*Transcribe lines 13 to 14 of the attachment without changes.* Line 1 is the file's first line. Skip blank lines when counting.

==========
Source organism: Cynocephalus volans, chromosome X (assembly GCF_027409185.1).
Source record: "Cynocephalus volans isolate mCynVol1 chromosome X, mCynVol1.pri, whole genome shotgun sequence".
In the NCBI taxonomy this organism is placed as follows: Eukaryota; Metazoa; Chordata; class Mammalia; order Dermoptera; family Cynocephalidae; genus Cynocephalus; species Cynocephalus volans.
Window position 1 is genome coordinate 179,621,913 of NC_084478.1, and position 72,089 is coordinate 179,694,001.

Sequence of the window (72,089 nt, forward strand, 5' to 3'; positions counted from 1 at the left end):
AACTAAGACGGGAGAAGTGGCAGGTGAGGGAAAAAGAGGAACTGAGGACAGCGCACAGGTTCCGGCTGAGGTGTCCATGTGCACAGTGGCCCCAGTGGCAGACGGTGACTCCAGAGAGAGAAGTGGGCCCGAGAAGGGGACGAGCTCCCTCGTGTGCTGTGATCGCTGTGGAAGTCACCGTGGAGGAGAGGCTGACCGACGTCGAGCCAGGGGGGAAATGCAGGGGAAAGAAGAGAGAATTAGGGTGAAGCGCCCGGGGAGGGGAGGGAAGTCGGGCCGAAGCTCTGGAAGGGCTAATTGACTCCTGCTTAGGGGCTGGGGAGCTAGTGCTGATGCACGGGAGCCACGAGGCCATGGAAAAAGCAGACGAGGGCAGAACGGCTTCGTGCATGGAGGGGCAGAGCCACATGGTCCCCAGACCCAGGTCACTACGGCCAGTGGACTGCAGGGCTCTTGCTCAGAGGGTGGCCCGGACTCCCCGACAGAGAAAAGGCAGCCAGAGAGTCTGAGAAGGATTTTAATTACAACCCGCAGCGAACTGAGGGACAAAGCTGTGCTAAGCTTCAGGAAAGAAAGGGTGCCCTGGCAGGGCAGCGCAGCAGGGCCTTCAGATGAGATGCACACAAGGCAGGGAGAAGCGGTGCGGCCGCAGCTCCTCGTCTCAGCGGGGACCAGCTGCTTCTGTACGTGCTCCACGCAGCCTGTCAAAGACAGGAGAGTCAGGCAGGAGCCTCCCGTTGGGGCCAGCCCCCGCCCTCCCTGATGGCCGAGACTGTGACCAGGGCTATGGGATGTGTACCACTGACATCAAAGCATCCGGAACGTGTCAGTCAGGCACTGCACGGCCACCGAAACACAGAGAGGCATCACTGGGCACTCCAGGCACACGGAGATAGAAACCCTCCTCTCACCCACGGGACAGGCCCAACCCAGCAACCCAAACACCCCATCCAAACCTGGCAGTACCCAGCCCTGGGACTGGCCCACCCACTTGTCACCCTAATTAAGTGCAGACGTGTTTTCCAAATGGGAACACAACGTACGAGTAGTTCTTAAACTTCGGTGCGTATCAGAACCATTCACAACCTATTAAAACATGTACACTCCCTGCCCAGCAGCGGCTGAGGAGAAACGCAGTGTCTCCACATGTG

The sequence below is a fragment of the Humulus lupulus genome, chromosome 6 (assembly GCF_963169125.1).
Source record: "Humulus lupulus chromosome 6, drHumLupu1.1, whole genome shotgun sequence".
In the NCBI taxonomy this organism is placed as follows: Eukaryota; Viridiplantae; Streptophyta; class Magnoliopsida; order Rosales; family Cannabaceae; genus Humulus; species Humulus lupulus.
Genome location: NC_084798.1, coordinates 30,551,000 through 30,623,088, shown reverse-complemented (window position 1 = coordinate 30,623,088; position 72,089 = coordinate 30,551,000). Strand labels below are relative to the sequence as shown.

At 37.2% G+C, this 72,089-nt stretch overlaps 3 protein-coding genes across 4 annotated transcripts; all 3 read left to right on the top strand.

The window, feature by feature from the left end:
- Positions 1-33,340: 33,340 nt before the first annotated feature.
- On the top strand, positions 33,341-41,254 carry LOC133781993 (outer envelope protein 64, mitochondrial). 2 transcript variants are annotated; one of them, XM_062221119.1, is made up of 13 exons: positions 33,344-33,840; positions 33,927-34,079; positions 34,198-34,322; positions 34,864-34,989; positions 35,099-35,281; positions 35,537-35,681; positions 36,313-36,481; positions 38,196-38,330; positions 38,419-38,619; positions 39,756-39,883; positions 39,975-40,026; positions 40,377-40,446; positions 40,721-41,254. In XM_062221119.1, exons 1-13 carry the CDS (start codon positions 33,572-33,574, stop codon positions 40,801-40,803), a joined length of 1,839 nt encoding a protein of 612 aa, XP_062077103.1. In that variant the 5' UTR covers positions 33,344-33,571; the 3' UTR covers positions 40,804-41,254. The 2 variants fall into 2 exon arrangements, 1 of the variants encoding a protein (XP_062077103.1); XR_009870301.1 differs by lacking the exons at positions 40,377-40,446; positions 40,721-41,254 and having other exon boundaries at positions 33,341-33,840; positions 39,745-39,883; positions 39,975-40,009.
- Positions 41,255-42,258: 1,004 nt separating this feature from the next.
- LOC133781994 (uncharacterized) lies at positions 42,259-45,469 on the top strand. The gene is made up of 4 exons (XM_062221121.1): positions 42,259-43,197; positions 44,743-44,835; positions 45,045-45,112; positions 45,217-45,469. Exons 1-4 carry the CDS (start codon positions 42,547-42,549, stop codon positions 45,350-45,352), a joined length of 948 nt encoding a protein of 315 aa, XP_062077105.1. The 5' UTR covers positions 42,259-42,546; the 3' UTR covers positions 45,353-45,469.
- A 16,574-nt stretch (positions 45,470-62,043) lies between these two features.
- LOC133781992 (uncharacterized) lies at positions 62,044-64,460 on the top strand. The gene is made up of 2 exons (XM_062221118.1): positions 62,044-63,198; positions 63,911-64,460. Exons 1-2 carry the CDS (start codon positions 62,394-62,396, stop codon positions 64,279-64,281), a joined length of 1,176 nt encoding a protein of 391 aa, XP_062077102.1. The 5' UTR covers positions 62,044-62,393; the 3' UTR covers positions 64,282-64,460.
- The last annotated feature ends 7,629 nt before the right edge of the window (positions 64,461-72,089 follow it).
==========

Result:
- Positions 1-33,340: 33,340 nt before the first annotated feature.
- On the top strand, positions 33,341-41,254 carry LOC133781993 (outer envelope protein 64, mitochondrial). 2 transcript variants are annotated; one of them, XM_062221119.1, is made up of 13 exons: positions 33,344-33,840; positions 33,927-34,079; positions 34,198-34,322; positions 34,864-34,989; positions 35,099-35,281; positions 35,537-35,681; positions 36,313-36,481; positions 38,196-38,330; positions 38,419-38,619; positions 39,756-39,883; positions 39,975-40,026; positions 40,377-40,446; positions 40,721-41,254. In XM_062221119.1, exons 1-13 carry the CDS (start codon positions 33,572-33,574, stop codon positions 40,801-40,803), a joined length of 1,839 nt encoding a protein of 612 aa, XP_062077103.1. In that variant the 5' UTR covers positions 33,344-33,571; the 3' UTR covers positions 40,804-41,254. The 2 variants fall into 2 exon arrangements, 1 of the variants encoding a protein (XP_062077103.1); XR_009870301.1 differs by lacking the exons at positions 40,377-40,446; positions 40,721-41,254 and having other exon boundaries at positions 33,341-33,840; positions 39,745-39,883; positions 39,975-40,009.